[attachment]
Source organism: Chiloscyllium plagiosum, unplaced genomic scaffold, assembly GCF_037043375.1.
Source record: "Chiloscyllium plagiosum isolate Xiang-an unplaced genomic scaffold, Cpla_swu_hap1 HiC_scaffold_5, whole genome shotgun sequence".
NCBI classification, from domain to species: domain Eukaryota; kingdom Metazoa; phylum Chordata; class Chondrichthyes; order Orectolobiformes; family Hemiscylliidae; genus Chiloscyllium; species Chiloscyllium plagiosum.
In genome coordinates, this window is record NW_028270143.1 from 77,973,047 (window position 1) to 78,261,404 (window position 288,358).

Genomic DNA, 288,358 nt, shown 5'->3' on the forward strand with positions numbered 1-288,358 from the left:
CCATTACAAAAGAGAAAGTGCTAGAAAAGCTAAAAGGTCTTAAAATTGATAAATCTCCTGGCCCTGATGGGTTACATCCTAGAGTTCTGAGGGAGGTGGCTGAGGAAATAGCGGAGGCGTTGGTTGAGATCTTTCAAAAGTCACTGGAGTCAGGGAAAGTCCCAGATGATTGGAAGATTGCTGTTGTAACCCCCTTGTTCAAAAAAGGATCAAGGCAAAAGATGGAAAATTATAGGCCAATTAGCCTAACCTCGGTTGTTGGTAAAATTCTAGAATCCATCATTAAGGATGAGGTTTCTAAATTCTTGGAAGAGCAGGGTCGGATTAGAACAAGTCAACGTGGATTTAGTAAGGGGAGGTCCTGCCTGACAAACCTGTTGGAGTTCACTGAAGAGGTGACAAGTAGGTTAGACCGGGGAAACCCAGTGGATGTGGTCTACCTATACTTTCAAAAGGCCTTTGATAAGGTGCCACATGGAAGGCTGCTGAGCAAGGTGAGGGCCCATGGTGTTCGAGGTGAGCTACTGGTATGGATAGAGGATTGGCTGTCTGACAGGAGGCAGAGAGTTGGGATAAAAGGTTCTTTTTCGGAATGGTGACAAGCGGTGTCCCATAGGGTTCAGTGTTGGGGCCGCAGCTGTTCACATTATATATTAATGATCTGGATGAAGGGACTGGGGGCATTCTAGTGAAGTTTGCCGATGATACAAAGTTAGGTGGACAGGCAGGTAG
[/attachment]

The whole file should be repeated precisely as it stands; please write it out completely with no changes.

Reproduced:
Source organism: Chiloscyllium plagiosum, unplaced genomic scaffold, assembly GCF_037043375.1.
Source record: "Chiloscyllium plagiosum isolate Xiang-an unplaced genomic scaffold, Cpla_swu_hap1 HiC_scaffold_5, whole genome shotgun sequence".
NCBI classification, from domain to species: domain Eukaryota; kingdom Metazoa; phylum Chordata; class Chondrichthyes; order Orectolobiformes; family Hemiscylliidae; genus Chiloscyllium; species Chiloscyllium plagiosum.
In genome coordinates, this window is record NW_028270143.1 from 77,973,047 (window position 1) to 78,261,404 (window position 288,358).

Genomic DNA, 288,358 nt, shown 5'->3' on the forward strand with positions numbered 1-288,358 from the left:
CCATTACAAAAGAGAAAGTGCTAGAAAAGCTAAAAGGTCTTAAAATTGATAAATCTCCTGGCCCTGATGGGTTACATCCTAGAGTTCTGAGGGAGGTGGCTGAGGAAATAGCGGAGGCGTTGGTTGAGATCTTTCAAAAGTCACTGGAGTCAGGGAAAGTCCCAGATGATTGGAAGATTGCTGTTGTAACCCCCTTGTTCAAAAAAGGATCAAGGCAAAAGATGGAAAATTATAGGCCAATTAGCCTAACCTCGGTTGTTGGTAAAATTCTAGAATCCATCATTAAGGATGAGGTTTCTAAATTCTTGGAAGAGCAGGGTCGGATTAGAACAAGTCAACGTGGATTTAGTAAGGGGAGGTCCTGCCTGACAAACCTGTTGGAGTTCACTGAAGAGGTGACAAGTAGGTTAGACCGGGGAAACCCAGTGGATGTGGTCTACCTATACTTTCAAAAGGCCTTTGATAAGGTGCCACATGGAAGGCTGCTGAGCAAGGTGAGGGCCCATGGTGTTCGAGGTGAGCTACTGGTATGGATAGAGGATTGGCTGTCTGACAGGAGGCAGAGAGTTGGGATAAAAGGTTCTTTTTCGGAATGGTGACAAGCGGTGTCCCATAGGGTTCAGTGTTGGGGCCGCAGCTGTTCACATTATATATTAATGATCTGGATGAAGGGACTGGGGGCATTCTAGTGAAGTTTGCCGATGATACAAAGTTAGGTGGACAGGCAGGTAG